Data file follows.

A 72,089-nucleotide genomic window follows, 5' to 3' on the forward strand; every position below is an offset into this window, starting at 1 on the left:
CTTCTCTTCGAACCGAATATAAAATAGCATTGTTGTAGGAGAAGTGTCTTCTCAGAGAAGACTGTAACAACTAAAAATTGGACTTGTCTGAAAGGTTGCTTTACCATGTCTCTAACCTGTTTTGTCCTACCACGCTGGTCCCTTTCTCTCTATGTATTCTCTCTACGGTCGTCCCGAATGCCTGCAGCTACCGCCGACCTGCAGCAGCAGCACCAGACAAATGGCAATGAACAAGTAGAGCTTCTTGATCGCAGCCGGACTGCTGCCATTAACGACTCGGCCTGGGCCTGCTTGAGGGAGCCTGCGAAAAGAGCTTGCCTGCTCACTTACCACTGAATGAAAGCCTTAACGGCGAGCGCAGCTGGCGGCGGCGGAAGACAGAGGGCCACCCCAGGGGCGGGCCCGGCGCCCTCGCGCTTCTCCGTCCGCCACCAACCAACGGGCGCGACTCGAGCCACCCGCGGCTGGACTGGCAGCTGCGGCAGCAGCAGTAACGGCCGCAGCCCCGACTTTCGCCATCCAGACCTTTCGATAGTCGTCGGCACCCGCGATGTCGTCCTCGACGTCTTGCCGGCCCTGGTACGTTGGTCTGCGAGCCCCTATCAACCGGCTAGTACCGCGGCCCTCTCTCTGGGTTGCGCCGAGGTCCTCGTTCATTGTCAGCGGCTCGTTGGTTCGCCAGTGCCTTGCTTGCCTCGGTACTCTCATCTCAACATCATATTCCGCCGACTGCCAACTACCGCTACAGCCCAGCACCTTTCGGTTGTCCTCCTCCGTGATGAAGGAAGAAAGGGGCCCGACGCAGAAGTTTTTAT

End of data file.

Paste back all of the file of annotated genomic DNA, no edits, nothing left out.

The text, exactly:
A 72,089-nucleotide genomic window follows, 5' to 3' on the forward strand; every position below is an offset into this window, starting at 1 on the left:
CTTCTCTTCGAACCGAATATAAAATAGCATTGTTGTAGGAGAAGTGTCTTCTCAGAGAAGACTGTAACAACTAAAAATTGGACTTGTCTGAAAGGTTGCTTTACCATGTCTCTAACCTGTTTTGTCCTACCACGCTGGTCCCTTTCTCTCTATGTATTCTCTCTACGGTCGTCCCGAATGCCTGCAGCTACCGCCGACCTGCAGCAGCAGCACCAGACAAATGGCAATGAACAAGTAGAGCTTCTTGATCGCAGCCGGACTGCTGCCATTAACGACTCGGCCTGGGCCTGCTTGAGGGAGCCTGCGAAAAGAGCTTGCCTGCTCACTTACCACTGAATGAAAGCCTTAACGGCGAGCGCAGCTGGCGGCGGCGGAAGACAGAGGGCCACCCCAGGGGCGGGCCCGGCGCCCTCGCGCTTCTCCGTCCGCCACCAACCAACGGGCGCGACTCGAGCCACCCGCGGCTGGACTGGCAGCTGCGGCAGCAGCAGTAACGGCCGCAGCCCCGACTTTCGCCATCCAGACCTTTCGATAGTCGTCGGCACCCGCGATGTCGTCCTCGACGTCTTGCCGGCCCTGGTACGTTGGTCTGCGAGCCCCTATCAACCGGCTAGTACCGCGGCCCTCTCTCTGGGTTGCGCCGAGGTCCTCGTTCATTGTCAGCGGCTCGTTGGTTCGCCAGTGCCTTGCTTGCCTCGGTACTCTCATCTCAACATCATATTCCGCCGACTGCCAACTACCGCTACAGCCCAGCACCTTTCGGTTGTCCTCCTCCGTGATGAAGGAAGAAAGGGGCCCGACGCAGAAGTTTTTAT